Jesus reflected on this with the disciples, saying, “How hard it is for those who have riches to enter the Kingdom of God! For it is easier for a camel to pass through the eye of a needle than for a rich man to enter the kingdom of God.” This was completely opposite of normal views about wealth being a sign of God’s blessing, as I told you last week. The disciples gasped and asked, “Then who can be saved?” Jesus said that what is impossible for people is possible for God.
How different is the story of Zacchaeus! Jesus invites himself to the home of Zacchaeus, and Zacchaeus is overjoyed about that. He sees and hears and already knows anyway that the crowd despises him and resents Jesus going to his house. He is so moved by the kindness demonstrated by Jesus and the risk taken by Jesus that he announces he is giving half of his money to the poor and returning fourfold to anyone he has defrauded. Jesus responds, saying, “Today salvation has come to this house.”
The rich ruler was sincere, religious, a respected member of the community. He wanted to go by the book and make sure he was doing what was required in order to earn eternal life. What he learns is that it costs more than he is willing to pay; what he does not ask and therefore does not learn is that while he cannot earn what he is asking for, he does not have to earn it. He is asking the wrong question.
Zacchaeus was rich but despised, lonely, probably disappointed with how his life had turned out. But on this day he goes where his heart takes him. It takes him up into a tree so he can see Jesus; it takes him home where he can host Jesus; and it becomes so full in the presence of Jesus that without being asked first he made the announcement that his days of living for acquiring money were over. The generosity of Jesus toward him had that effect on Zacchaeus.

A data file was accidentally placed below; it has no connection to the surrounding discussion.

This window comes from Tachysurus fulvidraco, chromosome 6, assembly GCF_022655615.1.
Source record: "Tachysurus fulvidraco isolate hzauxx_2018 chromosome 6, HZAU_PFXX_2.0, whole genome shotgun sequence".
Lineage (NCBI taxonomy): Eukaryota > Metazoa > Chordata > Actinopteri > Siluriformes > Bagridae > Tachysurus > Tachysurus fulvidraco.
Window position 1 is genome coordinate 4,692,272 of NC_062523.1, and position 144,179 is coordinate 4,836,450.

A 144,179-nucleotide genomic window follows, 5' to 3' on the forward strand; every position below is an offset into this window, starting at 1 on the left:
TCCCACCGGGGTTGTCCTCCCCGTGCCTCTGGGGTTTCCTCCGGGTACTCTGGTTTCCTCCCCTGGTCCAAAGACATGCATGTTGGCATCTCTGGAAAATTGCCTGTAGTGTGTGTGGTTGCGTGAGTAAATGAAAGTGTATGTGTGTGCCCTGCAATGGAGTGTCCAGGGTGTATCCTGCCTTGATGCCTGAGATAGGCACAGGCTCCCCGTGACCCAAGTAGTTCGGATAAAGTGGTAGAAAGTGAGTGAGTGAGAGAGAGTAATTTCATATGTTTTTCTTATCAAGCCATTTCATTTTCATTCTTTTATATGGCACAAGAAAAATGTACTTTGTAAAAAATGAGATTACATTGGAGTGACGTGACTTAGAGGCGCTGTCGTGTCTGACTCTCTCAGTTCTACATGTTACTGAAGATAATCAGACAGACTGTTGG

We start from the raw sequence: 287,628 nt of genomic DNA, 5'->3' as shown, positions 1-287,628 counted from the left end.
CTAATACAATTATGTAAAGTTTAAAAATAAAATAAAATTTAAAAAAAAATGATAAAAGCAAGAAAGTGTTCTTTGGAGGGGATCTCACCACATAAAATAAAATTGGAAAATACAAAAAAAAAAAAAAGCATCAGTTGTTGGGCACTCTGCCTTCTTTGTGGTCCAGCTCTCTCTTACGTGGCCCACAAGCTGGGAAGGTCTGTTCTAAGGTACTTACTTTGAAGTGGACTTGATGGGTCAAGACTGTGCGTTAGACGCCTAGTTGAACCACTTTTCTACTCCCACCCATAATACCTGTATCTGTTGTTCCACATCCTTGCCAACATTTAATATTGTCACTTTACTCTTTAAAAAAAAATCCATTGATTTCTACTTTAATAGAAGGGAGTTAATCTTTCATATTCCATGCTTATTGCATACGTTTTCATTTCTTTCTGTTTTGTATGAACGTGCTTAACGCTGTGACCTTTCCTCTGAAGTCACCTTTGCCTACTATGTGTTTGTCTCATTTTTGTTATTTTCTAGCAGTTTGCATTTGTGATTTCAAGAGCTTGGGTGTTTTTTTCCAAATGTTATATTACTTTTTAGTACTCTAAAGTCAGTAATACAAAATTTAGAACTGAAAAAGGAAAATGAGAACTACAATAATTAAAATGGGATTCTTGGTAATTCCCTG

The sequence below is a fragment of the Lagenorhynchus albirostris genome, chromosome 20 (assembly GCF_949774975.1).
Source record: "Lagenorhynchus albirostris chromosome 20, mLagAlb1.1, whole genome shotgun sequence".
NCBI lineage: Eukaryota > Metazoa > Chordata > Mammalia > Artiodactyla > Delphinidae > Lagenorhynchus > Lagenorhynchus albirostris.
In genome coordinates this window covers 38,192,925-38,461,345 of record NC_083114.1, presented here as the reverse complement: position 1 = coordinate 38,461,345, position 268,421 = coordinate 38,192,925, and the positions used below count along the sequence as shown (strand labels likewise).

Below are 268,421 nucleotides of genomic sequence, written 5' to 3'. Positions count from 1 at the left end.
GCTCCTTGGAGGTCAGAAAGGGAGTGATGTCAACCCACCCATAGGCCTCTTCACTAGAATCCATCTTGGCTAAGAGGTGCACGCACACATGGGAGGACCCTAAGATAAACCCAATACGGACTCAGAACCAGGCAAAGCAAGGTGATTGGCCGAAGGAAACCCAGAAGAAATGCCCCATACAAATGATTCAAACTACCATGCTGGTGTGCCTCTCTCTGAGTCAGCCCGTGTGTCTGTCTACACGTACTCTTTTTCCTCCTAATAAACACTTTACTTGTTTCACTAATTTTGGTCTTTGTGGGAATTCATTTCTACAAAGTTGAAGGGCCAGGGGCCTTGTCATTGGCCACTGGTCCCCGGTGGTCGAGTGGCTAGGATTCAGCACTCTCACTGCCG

It is easier for a camel to pass through the eye of a needle than for a rich man to enter the kingdom of God. But almost immediately, in the story of Zacchaeus, we see the divine miracle taking place, enabling a rich man to hear the words, “Today salvation has come to this house.” Jesus doesn’t say, “Oh, that’s nice, but you have to give everything away, not half.” He says, “Today salvation has come to this house.” Remember that the Greek word translated salvation also means wholeness and healing. I expect it had been a long time since Zacchaeus had viewed his life in those terms.